Hummingbird and bee balm (Hummingbird: I like a bright red, tube-like flower with sweet nectar inside.)

Sphinx moth and evening primrose (Moth: I like pale-colored flowers that open at night, with sweet-smelling nectar to drink.)

Wind and grass or birch (Wind: I can carry tiny pollen grains. Some will land on just the right kind of flower.)

Carrion fly and trillium (Carrion fly: I need to lay my eggs in rotting dead animals, so I look for dark red, stinky things.)

Honeybee and clover (Honeybee: My tongue is not very long, so I visit short tube-like flowers for nectar and pollen.)

Bumblebee and snapdragon (Bumblebee: I’m big, so I can push my way into flowers that smaller bees can’t get into.)

Why do flowers need pollinators? (To bring them pollen from another flower so they can form seeds that combine traits of the parents.)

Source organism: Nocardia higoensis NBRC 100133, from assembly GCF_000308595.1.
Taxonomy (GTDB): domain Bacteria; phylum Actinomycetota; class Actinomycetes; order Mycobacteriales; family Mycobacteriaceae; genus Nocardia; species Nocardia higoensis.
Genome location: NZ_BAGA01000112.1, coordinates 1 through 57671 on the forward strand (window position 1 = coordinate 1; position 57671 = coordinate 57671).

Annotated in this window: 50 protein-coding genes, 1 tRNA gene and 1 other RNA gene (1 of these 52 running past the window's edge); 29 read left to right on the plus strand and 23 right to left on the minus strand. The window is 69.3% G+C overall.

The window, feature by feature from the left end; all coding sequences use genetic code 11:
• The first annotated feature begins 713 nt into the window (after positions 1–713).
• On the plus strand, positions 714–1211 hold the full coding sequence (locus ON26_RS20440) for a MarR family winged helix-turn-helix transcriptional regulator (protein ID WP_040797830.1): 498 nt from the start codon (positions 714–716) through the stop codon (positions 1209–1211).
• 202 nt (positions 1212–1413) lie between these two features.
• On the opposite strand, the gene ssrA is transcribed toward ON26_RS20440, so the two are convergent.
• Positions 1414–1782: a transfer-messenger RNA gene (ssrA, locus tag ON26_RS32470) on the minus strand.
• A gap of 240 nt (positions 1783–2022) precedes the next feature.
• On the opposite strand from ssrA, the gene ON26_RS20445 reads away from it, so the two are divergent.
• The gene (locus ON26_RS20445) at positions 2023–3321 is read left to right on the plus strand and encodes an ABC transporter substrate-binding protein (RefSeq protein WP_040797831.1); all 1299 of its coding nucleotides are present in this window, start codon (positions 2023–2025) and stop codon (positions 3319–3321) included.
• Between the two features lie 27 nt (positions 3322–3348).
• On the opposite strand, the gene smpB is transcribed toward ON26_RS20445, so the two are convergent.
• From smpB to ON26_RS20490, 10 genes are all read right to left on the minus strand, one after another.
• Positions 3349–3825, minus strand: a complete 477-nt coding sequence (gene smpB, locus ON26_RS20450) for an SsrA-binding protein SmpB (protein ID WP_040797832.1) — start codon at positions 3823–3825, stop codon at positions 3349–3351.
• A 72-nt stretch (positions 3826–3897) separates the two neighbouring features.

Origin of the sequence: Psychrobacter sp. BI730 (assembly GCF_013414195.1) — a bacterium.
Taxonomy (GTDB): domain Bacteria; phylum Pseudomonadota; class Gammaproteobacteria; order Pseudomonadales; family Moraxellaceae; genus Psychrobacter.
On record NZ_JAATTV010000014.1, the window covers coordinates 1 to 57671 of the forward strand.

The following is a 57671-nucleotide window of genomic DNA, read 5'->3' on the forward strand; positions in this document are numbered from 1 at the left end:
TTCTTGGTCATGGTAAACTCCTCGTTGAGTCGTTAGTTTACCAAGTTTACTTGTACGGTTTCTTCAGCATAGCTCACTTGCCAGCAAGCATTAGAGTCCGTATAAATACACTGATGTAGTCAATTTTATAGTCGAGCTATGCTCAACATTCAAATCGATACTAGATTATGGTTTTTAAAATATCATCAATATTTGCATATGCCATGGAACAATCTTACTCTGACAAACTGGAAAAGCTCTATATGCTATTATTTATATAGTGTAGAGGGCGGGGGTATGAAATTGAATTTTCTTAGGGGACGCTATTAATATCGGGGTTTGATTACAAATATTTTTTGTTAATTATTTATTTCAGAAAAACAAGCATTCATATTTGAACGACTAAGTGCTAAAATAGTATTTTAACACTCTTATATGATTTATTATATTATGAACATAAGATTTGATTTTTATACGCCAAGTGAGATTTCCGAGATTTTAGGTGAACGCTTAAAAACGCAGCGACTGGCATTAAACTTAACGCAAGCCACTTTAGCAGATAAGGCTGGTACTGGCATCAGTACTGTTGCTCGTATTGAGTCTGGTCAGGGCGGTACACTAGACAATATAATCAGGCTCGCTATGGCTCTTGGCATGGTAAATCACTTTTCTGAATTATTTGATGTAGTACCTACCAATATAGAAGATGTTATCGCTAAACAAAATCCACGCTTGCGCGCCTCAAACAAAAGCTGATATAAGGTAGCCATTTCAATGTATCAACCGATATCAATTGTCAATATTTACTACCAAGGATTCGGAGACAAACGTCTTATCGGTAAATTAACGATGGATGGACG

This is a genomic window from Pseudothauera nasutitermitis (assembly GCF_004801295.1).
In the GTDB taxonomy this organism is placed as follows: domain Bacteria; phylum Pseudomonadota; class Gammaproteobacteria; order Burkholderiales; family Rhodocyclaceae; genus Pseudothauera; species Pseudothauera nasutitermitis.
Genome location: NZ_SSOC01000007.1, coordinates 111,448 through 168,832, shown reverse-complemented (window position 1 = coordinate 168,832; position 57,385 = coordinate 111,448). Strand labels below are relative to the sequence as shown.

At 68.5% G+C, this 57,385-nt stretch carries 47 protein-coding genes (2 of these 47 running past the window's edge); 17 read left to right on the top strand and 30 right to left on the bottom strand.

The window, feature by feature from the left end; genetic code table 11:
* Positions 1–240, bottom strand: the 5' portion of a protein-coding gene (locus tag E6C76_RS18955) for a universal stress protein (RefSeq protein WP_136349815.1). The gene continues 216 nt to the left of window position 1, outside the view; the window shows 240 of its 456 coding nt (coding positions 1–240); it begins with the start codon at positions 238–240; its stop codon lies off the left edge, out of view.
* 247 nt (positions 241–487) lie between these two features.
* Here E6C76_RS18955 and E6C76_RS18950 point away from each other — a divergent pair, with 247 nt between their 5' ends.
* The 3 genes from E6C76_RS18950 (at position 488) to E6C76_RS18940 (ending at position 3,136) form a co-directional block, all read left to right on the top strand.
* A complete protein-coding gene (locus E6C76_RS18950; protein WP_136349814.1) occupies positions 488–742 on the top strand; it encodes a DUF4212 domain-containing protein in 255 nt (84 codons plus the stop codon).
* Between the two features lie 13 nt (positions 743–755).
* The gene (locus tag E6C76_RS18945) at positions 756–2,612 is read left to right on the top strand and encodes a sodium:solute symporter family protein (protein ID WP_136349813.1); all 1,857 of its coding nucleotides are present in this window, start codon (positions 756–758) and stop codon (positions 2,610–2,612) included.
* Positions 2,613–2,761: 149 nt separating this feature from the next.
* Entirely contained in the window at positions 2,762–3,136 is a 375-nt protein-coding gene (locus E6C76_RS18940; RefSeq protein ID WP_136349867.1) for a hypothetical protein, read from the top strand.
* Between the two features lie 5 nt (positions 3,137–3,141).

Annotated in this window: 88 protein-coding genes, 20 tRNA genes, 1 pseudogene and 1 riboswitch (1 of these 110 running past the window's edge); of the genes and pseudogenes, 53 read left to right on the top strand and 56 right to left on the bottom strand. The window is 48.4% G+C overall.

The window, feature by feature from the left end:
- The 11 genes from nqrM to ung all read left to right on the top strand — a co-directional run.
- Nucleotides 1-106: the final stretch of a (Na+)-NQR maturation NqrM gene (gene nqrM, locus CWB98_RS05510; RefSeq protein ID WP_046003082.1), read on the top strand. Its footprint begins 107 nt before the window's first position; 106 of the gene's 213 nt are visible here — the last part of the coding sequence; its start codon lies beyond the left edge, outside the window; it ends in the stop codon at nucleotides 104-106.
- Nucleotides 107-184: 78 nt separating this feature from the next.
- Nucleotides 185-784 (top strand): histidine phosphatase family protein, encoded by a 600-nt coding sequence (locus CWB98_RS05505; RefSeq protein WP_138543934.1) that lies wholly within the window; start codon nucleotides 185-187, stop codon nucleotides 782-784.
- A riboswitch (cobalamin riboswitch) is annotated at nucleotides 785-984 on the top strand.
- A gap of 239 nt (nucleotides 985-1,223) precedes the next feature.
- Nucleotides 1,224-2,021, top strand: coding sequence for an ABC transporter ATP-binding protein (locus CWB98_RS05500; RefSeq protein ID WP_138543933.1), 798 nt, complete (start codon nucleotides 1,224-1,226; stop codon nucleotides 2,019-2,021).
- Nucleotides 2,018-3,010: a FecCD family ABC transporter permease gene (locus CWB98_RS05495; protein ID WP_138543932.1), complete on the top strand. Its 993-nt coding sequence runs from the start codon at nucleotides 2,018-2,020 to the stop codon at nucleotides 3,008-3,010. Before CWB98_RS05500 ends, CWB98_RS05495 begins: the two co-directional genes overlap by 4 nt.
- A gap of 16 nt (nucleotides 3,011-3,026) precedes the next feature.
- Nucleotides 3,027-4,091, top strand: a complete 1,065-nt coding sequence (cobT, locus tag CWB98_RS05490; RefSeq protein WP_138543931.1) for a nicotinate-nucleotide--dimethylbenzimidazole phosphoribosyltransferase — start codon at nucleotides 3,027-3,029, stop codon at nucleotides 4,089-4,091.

Materials: Pollinator card or Flower card for each child.

UPPER GRADES CHALLENGE: Flower Families (Grades 5-6)
Objective: To compare the number, shapes, and position of flower parts, looking for patterns of similarities and differences in four flower families.

Set out several flowers from the Lily, Rose, Violet, and Aster families at stations. Have students work with a partner to examine each of the flowers in turn, observing the parts and their shapes and counting the numbers of sepals, petals, stamens, and pistils on each one. Then compare them to their Flower Families sheet with diagrams of each family and the famous plants that belong to it. Ask the students to try to decide, based on their observations, which flower(s) belong in each of the families. Ask students what types of symmetry they can see in the different flowers. (Bilateral in violet, radial in others.) Which flower might produce the most pollen? Can you see where the seeds will be formed? Are the sepals and petals different or similar? How does each attract pollinators? Discuss the ornamental, edible, or otherwise useful members of each family.